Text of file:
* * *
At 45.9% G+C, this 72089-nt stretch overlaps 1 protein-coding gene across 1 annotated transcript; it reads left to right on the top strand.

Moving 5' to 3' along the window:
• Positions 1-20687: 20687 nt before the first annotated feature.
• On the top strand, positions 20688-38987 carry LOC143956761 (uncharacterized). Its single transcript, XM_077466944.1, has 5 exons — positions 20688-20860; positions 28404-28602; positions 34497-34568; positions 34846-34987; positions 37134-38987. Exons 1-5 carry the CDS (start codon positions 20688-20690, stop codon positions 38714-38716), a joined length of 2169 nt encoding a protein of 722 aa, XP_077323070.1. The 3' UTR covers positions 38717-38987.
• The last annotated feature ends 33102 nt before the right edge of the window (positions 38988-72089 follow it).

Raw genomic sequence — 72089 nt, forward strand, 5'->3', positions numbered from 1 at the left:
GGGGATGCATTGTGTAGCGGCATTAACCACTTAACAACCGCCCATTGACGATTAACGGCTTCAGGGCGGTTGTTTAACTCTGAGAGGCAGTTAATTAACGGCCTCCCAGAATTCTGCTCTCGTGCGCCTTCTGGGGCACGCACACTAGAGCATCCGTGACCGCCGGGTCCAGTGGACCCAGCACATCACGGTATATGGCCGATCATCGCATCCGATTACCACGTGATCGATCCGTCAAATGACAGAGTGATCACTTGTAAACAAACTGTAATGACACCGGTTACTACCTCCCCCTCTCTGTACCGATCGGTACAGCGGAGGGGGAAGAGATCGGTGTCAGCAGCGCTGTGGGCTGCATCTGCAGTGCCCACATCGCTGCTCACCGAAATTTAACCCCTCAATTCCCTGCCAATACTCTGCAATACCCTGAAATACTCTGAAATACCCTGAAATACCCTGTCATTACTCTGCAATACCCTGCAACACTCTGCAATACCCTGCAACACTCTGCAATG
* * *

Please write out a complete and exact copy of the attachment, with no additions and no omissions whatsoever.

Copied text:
At 45.9% G+C, this 72089-nt stretch overlaps 1 protein-coding gene across 1 annotated transcript; it reads left to right on the top strand.

Moving 5' to 3' along the window:
• Positions 1-20687: 20687 nt before the first annotated feature.
• On the top strand, positions 20688-38987 carry LOC143956761 (uncharacterized). Its single transcript, XM_077466944.1, has 5 exons — positions 20688-20860; positions 28404-28602; positions 34497-34568; positions 34846-34987; positions 37134-38987. Exons 1-5 carry the CDS (start codon positions 20688-20690, stop codon positions 38714-38716), a joined length of 2169 nt encoding a protein of 722 aa, XP_077323070.1. The 3' UTR covers positions 38717-38987.
• The last annotated feature ends 33102 nt before the right edge of the window (positions 38988-72089 follow it).

Raw genomic sequence — 72089 nt, forward strand, 5'->3', positions numbered from 1 at the left:
GGGGATGCATTGTGTAGCGGCATTAACCACTTAACAACCGCCCATTGACGATTAACGGCTTCAGGGCGGTTGTTTAACTCTGAGAGGCAGTTAATTAACGGCCTCCCAGAATTCTGCTCTCGTGCGCCTTCTGGGGCACGCACACTAGAGCATCCGTGACCGCCGGGTCCAGTGGACCCAGCACATCACGGTATATGGCCGATCATCGCATCCGATTACCACGTGATCGATCCGTCAAATGACAGAGTGATCACTTGTAAACAAACTGTAATGACACCGGTTACTACCTCCCCCTCTCTGTACCGATCGGTACAGCGGAGGGGGAAGAGATCGGTGTCAGCAGCGCTGTGGGCTGCATCTGCAGTGCCCACATCGCTGCTCACCGAAATTTAACCCCTCAATTCCCTGCCAATACTCTGCAATACCCTGAAATACTCTGAAATACCCTGAAATACCCTGTCATTACTCTGCAATACCCTGCAACACTCTGCAATACCCTGCAACACTCTGCAATG